i) that it needs to be more cautious about further adventures in the US
(although it still has the well-performing Funzio unit), and so it appears
to be re-focusing on Japan and squeezing more juice out of the local
market, and ii) it will abandon the idea of forcing everyone on to a
specific platform, at least for the near future. Instead, it is going to
focus on the quality of the games themselves -- a lesson that competitors
DeNA and recent powerhouse Gung Ho have learned already. DeNA apparently
spent about US$30m on promoting one its recent titles in the USA, and
despite the game having no formalized platform or even house branding, the
title has done quite well. DeNA shows that marketing and focus matter.

GREE is now on a tear locally, setting up tie-ups with various major web
players, so as to mop up any pockets of consumers that it may have missed.
The biggest of these is between GREE and Yahoo Japan, via a Yahoo
subsidiary named GyaO. They have just formed a joint venture called Future
Content Partners, to invest into Japanese anime. Now, with timing like
this, we wonder if they don't want to tap into the Cool Japan funds? Time
will tell.

In the meantime, though, the the online games and anime markets in Japan
are worth more than JPY800bn combined, and are expected to pass JPY1trn
over the next couple of years. If GREE, DeNA, and other players can get
their foreign strategies figured out, then this sector has unlimited growth
potential for a while to come. This coupled with the high profit margins
the major players enjoy mean that Japan is likely to undergo a major shift
in how it invests and uses resources in the technology sector -- from
"hardware" to "content". In this respect, maybe that's one of the
objectives of Cool Japan.

It certainly explains why last week a company which is only 14 years old
and has 2,000 employees, DeNA, has seen its market cap rise past that of
Sharp Corp., a company which is 88 years old, has 46,000 employees, and
which has more than 20 times the revenue.

...The information janitors/


----------------Spinning the Wheel in Fukushima------------

Perhaps you have seen NHK’s historic drama set by a picturesque castle in
Aizu Wakamatsu? It’s a real castle in a part of Fukushima sheltered by
beautiful mountain ranges from the radioactive fall out. In fact, radiation
is slightly higher in Tokyo, so there is no excuse not to enjoy the sakura
blossoms. To coincide with this special time, CLIF Bar is sponsoring a
local invention called the
Fukushima Wheel. LED lights project images as the bike is ridden through
the castle.

Read more about the concept here: http://fukushimawheel.org and join us
every day during Sakura season at the famous castle in Aizu Wakamatsu!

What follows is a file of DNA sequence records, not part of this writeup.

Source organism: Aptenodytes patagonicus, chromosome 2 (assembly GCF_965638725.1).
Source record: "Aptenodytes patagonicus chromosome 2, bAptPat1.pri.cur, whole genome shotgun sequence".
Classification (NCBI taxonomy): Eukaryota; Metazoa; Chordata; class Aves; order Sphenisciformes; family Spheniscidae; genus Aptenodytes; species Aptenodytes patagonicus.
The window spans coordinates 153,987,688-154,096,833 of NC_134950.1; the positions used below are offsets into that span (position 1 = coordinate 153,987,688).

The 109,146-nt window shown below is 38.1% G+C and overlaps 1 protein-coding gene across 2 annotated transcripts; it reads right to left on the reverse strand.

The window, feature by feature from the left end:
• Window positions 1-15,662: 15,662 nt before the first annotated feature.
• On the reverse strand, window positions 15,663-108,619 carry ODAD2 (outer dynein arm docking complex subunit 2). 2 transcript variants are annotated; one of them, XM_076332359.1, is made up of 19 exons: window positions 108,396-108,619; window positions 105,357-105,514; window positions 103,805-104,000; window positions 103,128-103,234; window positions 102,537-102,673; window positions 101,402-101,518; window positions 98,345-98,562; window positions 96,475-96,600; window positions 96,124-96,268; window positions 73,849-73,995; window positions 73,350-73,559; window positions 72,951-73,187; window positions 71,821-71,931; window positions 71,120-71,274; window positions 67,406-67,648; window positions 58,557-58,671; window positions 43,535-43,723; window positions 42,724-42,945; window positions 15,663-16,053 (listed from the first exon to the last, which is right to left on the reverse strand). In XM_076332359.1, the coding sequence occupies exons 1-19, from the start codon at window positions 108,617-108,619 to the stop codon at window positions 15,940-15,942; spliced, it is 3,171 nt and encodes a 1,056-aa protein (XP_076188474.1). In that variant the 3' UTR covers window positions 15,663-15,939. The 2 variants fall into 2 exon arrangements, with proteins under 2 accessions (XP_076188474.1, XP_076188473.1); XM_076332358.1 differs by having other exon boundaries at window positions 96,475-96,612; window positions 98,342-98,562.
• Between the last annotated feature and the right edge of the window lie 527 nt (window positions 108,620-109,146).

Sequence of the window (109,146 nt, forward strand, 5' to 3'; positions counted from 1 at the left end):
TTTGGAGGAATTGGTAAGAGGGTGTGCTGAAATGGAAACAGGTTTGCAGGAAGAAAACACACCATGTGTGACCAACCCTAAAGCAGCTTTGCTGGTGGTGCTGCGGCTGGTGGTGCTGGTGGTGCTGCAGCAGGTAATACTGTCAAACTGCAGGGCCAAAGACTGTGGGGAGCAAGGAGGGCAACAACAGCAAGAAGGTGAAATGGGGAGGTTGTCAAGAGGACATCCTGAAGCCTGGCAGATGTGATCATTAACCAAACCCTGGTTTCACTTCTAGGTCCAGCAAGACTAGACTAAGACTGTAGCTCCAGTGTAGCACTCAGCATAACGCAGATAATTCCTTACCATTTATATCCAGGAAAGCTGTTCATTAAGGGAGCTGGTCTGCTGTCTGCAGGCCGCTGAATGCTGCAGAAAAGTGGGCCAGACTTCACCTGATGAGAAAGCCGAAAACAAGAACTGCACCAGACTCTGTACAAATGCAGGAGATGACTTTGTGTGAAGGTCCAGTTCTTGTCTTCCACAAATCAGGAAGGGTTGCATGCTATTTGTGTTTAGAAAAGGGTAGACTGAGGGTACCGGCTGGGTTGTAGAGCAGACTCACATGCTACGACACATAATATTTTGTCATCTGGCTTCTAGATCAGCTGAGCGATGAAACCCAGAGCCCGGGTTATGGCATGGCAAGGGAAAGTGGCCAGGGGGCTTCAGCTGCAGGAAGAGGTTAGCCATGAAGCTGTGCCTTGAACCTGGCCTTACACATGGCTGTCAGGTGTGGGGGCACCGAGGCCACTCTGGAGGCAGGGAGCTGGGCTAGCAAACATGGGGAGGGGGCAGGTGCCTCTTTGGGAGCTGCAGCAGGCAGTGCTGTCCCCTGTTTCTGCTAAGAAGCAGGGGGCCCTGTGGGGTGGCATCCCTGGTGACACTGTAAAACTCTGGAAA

+++ NEWS

- Major transformer factory opens in Tennessee
- Japan's politicians take to the Internet
- Carl Sundberg gets overdue recognition
- Now you get to smell Ironman, not just watch
- Patent reviews to be sped up

=> Major transformer factory opens in Tennessee

Mitsubishi Electric has just opened a massive 100-acre plant in Memphis,
Tennessee, to supply precision-made high-power transformers to electricity
utilities around the USA. The new facility will start with 65 employees,
expanding to 275 as it ramps up production. It will turn out some of the
world's largest power transformers, capable of handling voltages of up to
765kV and weighing 400 tons each. (Source: TT commentary from
businesswire.com, Apr 19, 2013)


=> Japan's politicians take to the Internet

The election campaigning law will change mid-this month, when a provision
to allow electioneering over the internet will be approved. Just in time
for the Upper House election set for June, the new law will allow
politicians and their parties to use websites and social media to promote
themselves and their policy positions. Interestingly, they will not be
allowed to campaign using email, since the bill's authors felt that email
is too easy to fake (spoof). So we will have a situation where politicians
will be allowed to Tweet but not email. ***Ed: Suppose this makes
sense...** (Source: TT commentary from asahi.com, Apr 20, 2013)


=> Carl Sundberg gets overdue recognition

A big congratulations to Carl Sundberg for getting featured in an excellent
article in the Japan Times this past week. Carl was  recognized for his
visionary project to turn abandoned schools in Fukushima, and eventually
around the country, into datacenters. Carl is pioneering low-tech computer
networks, using natural ventilation and fault-tolerant software to keep
costs down. Carl's company, Smart Technology Partners, employs 30 mostly
local staff. He reckons that if they can get the formula right in
Fukushima, there are 1,000 public schools a year being shut down in Japan,
leaving them a rich set of resources to convert to data centers. ***Ed: We
covered Carl's exploits briefly in TT-682.** (Source: TT commentary from
japantimes.co.jp, Apr 20, 2013)


=> Now you get to smell Ironman, not just watch

The next Ironman movie will open in Japan in a new format called "4D". The
term refers to the fact that 4D theaters will feature the usual 3D imagery
plus: tilting seats, strobe lights, bubbles, wind machines, fog, and most
importantly, odors. No word on what kind of odors, but this is apparently
the next big thing in theater experiences. 4D will set patrons back an
additional JPY1,000/ticket. (Source: avclub.com, Apr 18, 2013)


=> Patent reviews to be sped up

A government commission has recommended the the Japan Patent Office speed
up patent reviews so that none take longer than 3 years. The commission is
trying to improve Japan's competitiveness, and sees the current patent
log-jam as a major problem [Ed: true]. In addition, it will recommend the
JPO also speed up the translation of Chinese patents into Japanese, so as
to help Japanese firms avoid being sued in China, something that has been
happening more frequently recently. The target is to have all new Chinese
patents translated into Japanese within 6 months of their being filed.
***Ed: Sounds to us like the state is facilitating Japanese firms find ways